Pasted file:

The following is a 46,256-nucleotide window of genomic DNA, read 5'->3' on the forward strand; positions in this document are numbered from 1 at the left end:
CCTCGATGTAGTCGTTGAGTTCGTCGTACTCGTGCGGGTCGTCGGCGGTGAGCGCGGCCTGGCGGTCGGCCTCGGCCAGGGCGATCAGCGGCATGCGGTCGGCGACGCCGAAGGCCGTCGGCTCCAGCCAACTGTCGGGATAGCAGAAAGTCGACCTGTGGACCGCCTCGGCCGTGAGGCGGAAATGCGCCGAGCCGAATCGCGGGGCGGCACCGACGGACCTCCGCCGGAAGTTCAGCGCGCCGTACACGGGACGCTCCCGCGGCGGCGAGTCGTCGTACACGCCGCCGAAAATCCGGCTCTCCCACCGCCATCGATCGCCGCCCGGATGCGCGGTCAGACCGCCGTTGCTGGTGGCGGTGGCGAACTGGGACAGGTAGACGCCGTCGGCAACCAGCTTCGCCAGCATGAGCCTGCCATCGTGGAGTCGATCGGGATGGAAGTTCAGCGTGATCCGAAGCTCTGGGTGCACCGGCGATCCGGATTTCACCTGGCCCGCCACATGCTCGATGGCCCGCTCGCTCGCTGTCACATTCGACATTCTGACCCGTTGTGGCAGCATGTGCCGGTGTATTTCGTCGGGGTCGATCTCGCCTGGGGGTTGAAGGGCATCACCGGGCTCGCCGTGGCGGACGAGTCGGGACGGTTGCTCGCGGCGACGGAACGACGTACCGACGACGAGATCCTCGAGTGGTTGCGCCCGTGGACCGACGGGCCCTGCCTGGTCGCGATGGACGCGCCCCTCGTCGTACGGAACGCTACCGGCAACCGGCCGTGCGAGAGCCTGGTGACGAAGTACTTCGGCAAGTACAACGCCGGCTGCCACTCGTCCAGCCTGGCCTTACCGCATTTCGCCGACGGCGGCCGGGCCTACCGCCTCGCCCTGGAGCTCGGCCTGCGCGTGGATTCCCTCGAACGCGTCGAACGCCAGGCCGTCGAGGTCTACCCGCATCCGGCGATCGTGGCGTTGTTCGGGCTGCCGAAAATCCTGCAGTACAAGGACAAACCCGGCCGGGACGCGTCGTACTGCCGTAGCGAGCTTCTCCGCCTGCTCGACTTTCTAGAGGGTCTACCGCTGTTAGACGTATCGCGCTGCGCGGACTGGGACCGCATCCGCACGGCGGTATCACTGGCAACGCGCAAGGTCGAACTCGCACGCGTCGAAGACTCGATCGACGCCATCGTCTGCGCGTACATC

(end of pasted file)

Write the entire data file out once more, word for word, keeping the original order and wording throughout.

The following is a 46,256-nucleotide window of genomic DNA, read 5'->3' on the forward strand; positions in this document are numbered from 1 at the left end:
CCTCGATGTAGTCGTTGAGTTCGTCGTACTCGTGCGGGTCGTCGGCGGTGAGCGCGGCCTGGCGGTCGGCCTCGGCCAGGGCGATCAGCGGCATGCGGTCGGCGACGCCGAAGGCCGTCGGCTCCAGCCAACTGTCGGGATAGCAGAAAGTCGACCTGTGGACCGCCTCGGCCGTGAGGCGGAAATGCGCCGAGCCGAATCGCGGGGCGGCACCGACGGACCTCCGCCGGAAGTTCAGCGCGCCGTACACGGGACGCTCCCGCGGCGGCGAGTCGTCGTACACGCCGCCGAAAATCCGGCTCTCCCACCGCCATCGATCGCCGCCCGGATGCGCGGTCAGACCGCCGTTGCTGGTGGCGGTGGCGAACTGGGACAGGTAGACGCCGTCGGCAACCAGCTTCGCCAGCATGAGCCTGCCATCGTGGAGTCGATCGGGATGGAAGTTCAGCGTGATCCGAAGCTCTGGGTGCACCGGCGATCCGGATTTCACCTGGCCCGCCACATGCTCGATGGCCCGCTCGCTCGCTGTCACATTCGACATTCTGACCCGTTGTGGCAGCATGTGCCGGTGTATTTCGTCGGGGTCGATCTCGCCTGGGGGTTGAAGGGCATCACCGGGCTCGCCGTGGCGGACGAGTCGGGACGGTTGCTCGCGGCGACGGAACGACGTACCGACGACGAGATCCTCGAGTGGTTGCGCCCGTGGACCGACGGGCCCTGCCTGGTCGCGATGGACGCGCCCCTCGTCGTACGGAACGCTACCGGCAACCGGCCGTGCGAGAGCCTGGTGACGAAGTACTTCGGCAAGTACAACGCCGGCTGCCACTCGTCCAGCCTGGCCTTACCGCATTTCGCCGACGGCGGCCGGGCCTACCGCCTCGCCCTGGAGCTCGGCCTGCGCGTGGATTCCCTCGAACGCGTCGAACGCCAGGCCGTCGAGGTCTACCCGCATCCGGCGATCGTGGCGTTGTTCGGGCTGCCGAAAATCCTGCAGTACAAGGACAAACCCGGCCGGGACGCGTCGTACTGCCGTAGCGAGCTTCTCCGCCTGCTCGACTTTCTAGAGGGTCTACCGCTGTTAGACGTATCGCGCTGCGCGGACTGGGACCGCATCCGCACGGCGGTATCACTGGCAACGCGCAAGGTCGAACTCGCACGCGTCGAAGACTCGATCGACGCCATCGTCTGCGCGTACATC